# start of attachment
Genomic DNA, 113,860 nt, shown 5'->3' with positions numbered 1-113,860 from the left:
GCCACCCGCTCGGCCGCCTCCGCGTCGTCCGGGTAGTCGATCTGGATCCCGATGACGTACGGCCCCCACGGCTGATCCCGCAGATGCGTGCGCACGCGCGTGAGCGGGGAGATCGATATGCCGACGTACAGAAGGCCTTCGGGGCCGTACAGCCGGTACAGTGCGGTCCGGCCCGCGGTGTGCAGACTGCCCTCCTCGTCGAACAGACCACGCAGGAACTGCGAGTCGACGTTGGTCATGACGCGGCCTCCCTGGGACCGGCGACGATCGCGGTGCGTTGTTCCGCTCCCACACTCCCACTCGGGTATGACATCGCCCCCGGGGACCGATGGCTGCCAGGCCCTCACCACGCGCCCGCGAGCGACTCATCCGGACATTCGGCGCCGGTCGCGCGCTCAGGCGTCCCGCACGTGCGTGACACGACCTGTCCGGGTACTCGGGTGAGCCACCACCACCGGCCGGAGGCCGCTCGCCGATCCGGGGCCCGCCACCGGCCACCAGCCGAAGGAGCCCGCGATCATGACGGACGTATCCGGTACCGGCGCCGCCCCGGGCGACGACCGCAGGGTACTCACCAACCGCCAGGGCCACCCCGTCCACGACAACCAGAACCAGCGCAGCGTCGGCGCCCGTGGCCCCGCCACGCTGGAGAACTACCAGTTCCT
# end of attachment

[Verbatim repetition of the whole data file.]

Genomic DNA, 113,860 nt, shown 5'->3' with positions numbered 1-113,860 from the left:
GCCACCCGCTCGGCCGCCTCCGCGTCGTCCGGGTAGTCGATCTGGATCCCGATGACGTACGGCCCCCACGGCTGATCCCGCAGATGCGTGCGCACGCGCGTGAGCGGGGAGATCGATATGCCGACGTACAGAAGGCCTTCGGGGCCGTACAGCCGGTACAGTGCGGTCCGGCCCGCGGTGTGCAGACTGCCCTCCTCGTCGAACAGACCACGCAGGAACTGCGAGTCGACGTTGGTCATGACGCGGCCTCCCTGGGACCGGCGACGATCGCGGTGCGTTGTTCCGCTCCCACACTCCCACTCGGGTATGACATCGCCCCCGGGGACCGATGGCTGCCAGGCCCTCACCACGCGCCCGCGAGCGACTCATCCGGACATTCGGCGCCGGTCGCGCGCTCAGGCGTCCCGCACGTGCGTGACACGACCTGTCCGGGTACTCGGGTGAGCCACCACCACCGGCCGGAGGCCGCTCGCCGATCCGGGGCCCGCCACCGGCCACCAGCCGAAGGAGCCCGCGATCATGACGGACGTATCCGGTACCGGCGCCGCCCCGGGCGACGACCGCAGGGTACTCACCAACCGCCAGGGCCACCCCGTCCACGACAACCAGAACCAGCGCAGCGTCGGCGCCCGTGGCCCCGCCACGCTGGAGAACTACCAGTTCCT